Over the weekend, scientists discovered that it is a bit bigger than they expected. Previous estimates had put it somewhere between 715 and 746 miles, but new information suggests Pluto's radius is about 736 miles across, putting it solidly at the upper end of the estimate.

The measurement suggests that Pluto's interior is less dense with more ice and less rock than was previously thought, said Stern.

At a news conference Tuesday he noted that it appears there is snow on Pluto.

But the New Horizons team is not saying what the new data might mean until they've been able to study it.

"Especially when we are exploring brand-new planets, science on the fly usually turns out to be wrong," Stern said.

Pluto's icy polar cap appears to be made of methane ice and nitrogen ice, and images collected by the spacecraft show strange dark poles on Pluto's Texas-sized moon, Charon — something that has never been seen before in the solar system.

"The system is enchanting in its strangeness and alien beauty, showing us complex and nuanced surfaces that are beyond our wildest dreams of science," Stern said.

There is, however, a slight risk of calamity.

Computer models suggest there is a 1-in-10,000 chance that a rogue piece of space dust, perhaps from a recent impact on one of Pluto's satellites, could damage the spacecraft or its instruments.

Although the odds are low, mission scientists can't rule it out. "You always take on a risk when you are flying into the unknown," Stern said.

If all goes as planned, the spacecraft will break from its scientific observations at 1:30 p.m. PDT to send word across 3.5 billion miles of space that it has sailed through the Pluto system unscathed.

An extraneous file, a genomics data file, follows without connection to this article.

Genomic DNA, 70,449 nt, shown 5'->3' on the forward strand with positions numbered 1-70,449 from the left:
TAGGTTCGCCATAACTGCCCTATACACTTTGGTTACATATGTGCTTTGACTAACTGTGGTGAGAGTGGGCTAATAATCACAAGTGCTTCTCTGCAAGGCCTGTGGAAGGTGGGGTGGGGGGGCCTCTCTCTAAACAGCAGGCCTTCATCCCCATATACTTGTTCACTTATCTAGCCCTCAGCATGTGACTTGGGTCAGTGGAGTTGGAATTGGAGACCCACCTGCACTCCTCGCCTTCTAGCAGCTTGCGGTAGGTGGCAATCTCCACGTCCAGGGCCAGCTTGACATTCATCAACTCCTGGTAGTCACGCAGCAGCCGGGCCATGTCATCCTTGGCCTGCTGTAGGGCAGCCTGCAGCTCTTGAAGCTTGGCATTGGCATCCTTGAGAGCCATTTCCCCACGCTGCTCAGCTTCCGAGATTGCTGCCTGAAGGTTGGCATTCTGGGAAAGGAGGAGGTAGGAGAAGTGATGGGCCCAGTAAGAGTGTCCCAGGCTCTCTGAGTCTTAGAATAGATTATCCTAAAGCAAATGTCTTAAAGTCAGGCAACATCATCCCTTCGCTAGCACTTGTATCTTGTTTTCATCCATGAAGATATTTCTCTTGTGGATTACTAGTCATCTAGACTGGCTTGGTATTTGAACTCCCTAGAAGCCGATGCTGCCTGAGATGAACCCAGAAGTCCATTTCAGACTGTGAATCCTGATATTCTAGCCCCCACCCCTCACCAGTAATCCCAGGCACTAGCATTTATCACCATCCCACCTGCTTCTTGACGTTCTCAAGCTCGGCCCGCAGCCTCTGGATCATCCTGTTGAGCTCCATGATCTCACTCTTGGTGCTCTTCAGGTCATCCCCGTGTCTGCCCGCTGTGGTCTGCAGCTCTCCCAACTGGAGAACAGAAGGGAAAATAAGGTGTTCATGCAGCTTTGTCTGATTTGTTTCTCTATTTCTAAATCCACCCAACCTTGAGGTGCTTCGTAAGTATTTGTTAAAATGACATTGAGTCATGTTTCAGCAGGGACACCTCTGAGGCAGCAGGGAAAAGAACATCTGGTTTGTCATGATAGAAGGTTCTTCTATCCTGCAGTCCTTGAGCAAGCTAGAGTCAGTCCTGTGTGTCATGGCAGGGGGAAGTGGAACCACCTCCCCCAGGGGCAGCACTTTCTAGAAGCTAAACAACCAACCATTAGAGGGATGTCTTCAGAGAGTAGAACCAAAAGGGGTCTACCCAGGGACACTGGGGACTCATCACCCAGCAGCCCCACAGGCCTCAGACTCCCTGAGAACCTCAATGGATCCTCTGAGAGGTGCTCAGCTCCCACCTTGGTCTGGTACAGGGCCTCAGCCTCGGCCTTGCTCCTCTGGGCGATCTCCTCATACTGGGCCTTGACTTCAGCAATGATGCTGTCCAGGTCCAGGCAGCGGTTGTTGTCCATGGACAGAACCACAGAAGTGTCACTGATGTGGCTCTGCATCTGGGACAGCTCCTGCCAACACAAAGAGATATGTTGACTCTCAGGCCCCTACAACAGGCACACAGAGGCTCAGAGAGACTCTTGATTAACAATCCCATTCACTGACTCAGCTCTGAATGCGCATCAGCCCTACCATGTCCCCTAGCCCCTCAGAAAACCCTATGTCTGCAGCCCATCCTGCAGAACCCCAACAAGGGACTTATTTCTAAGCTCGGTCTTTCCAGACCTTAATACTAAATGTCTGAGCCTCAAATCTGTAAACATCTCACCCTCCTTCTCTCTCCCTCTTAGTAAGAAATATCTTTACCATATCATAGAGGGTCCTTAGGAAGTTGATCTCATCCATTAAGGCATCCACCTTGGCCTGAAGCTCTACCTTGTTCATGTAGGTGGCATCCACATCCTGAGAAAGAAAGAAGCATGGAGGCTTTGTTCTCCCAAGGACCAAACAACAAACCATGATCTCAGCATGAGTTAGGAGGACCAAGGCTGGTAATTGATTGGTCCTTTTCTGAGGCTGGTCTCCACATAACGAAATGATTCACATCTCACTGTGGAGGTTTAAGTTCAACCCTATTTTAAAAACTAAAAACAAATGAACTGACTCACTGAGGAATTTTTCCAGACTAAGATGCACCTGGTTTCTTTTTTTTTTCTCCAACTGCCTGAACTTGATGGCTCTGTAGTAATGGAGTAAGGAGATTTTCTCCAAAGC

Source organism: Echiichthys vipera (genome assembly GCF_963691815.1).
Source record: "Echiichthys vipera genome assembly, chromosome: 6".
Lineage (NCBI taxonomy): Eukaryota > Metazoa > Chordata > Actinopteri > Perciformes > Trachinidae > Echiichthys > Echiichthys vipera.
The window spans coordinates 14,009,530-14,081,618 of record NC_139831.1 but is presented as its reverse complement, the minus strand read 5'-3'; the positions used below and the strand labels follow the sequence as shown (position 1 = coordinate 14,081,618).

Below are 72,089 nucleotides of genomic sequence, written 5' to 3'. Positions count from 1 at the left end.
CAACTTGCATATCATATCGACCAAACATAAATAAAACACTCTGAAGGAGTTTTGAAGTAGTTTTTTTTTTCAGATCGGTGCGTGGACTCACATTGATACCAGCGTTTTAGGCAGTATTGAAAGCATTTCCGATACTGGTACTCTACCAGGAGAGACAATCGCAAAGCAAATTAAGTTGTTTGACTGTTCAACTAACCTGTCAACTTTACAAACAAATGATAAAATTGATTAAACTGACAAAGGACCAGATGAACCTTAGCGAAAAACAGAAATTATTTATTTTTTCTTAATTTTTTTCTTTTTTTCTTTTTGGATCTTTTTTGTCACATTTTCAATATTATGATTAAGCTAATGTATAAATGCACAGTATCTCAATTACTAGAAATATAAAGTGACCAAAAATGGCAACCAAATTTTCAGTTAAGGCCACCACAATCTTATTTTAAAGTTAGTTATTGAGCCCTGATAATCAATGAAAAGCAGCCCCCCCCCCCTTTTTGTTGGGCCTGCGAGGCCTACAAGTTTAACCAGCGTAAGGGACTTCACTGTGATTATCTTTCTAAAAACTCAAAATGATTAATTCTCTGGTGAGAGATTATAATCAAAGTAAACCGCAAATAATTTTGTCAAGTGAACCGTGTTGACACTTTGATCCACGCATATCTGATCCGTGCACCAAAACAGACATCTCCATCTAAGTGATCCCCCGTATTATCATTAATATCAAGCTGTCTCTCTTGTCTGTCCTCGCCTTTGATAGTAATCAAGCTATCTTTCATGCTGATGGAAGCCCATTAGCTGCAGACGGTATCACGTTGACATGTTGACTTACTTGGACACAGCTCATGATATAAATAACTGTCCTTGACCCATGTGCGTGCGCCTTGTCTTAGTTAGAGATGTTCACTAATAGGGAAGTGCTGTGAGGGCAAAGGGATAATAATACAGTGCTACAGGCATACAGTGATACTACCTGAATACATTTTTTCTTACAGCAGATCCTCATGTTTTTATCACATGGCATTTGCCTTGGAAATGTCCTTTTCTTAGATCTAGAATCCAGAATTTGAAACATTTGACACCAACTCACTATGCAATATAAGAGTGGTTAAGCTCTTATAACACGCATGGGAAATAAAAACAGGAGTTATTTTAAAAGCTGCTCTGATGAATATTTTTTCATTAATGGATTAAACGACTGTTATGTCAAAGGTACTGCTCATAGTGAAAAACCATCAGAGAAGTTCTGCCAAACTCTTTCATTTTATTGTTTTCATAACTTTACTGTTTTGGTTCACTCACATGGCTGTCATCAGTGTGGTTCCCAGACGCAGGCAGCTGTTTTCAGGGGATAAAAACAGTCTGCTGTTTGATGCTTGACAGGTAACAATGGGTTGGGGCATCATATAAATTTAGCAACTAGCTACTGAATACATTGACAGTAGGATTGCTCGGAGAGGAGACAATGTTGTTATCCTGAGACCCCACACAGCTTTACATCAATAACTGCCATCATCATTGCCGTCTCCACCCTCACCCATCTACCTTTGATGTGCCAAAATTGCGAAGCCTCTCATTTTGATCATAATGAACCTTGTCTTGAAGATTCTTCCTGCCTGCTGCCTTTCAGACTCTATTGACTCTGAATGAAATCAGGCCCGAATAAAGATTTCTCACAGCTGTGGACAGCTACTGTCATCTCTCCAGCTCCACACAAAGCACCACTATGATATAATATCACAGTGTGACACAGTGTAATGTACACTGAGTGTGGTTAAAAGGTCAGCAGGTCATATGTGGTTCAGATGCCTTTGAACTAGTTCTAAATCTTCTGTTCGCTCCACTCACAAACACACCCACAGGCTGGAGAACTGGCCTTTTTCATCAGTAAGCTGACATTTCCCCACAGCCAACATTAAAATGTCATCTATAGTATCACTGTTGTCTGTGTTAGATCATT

That message, moving at the speed of light, will take 4.5 hours to get to scientists on Earth. It is expected to arrive at 6:02 p.m.

During its brief window of intense scientific data collection, New Horizons' seven instruments are scheduled to gather information that will be studied for years to come, including measurements that will reveal the height of Pluto's mountains, the depths of its valleys and the temperature of its surface.

In the hours after its closest approach, the spacecraft will turn around and point its large antennae toward Earth to receive a radio signal sent by NASA's Deep Space Network through Pluto's atmosphere. This will help scientists determine what it is made of, and whether it shares an atmosphere with Charon.

Cathy Olkin, deputy project scientist for the mission, said it would take nearly 16 months to get all the data from New Horizons back to Earth.

There are plans to get more mileage out of the trip as well, including a visit to another object in the Kuiper belt sometime in the future.

Decisions about extending missions aren't made until the primary mission is complete, but in the fall of 2014, scientists identified three additional bodies that would be worth a visit.

These icy worlds are significantly smaller than Pluto. Scientists believe they are frozen relics from the dawn of the solar system, and could teach us more about our origins and the diversity of objects in this little-known region.

Each one is about a billion miles from Pluto, and it would take until 2019 to get there.

Twitter: @DeborahNetburn

Copyright © 2016, Los Angeles Times

UPDATES

7:11 a.m.: This article was updated to include a revised flyby time, comments from mission operations manager Alice Bowman, and evidence that it may snow on Pluto.

This post was originally published at 5:50 a.m.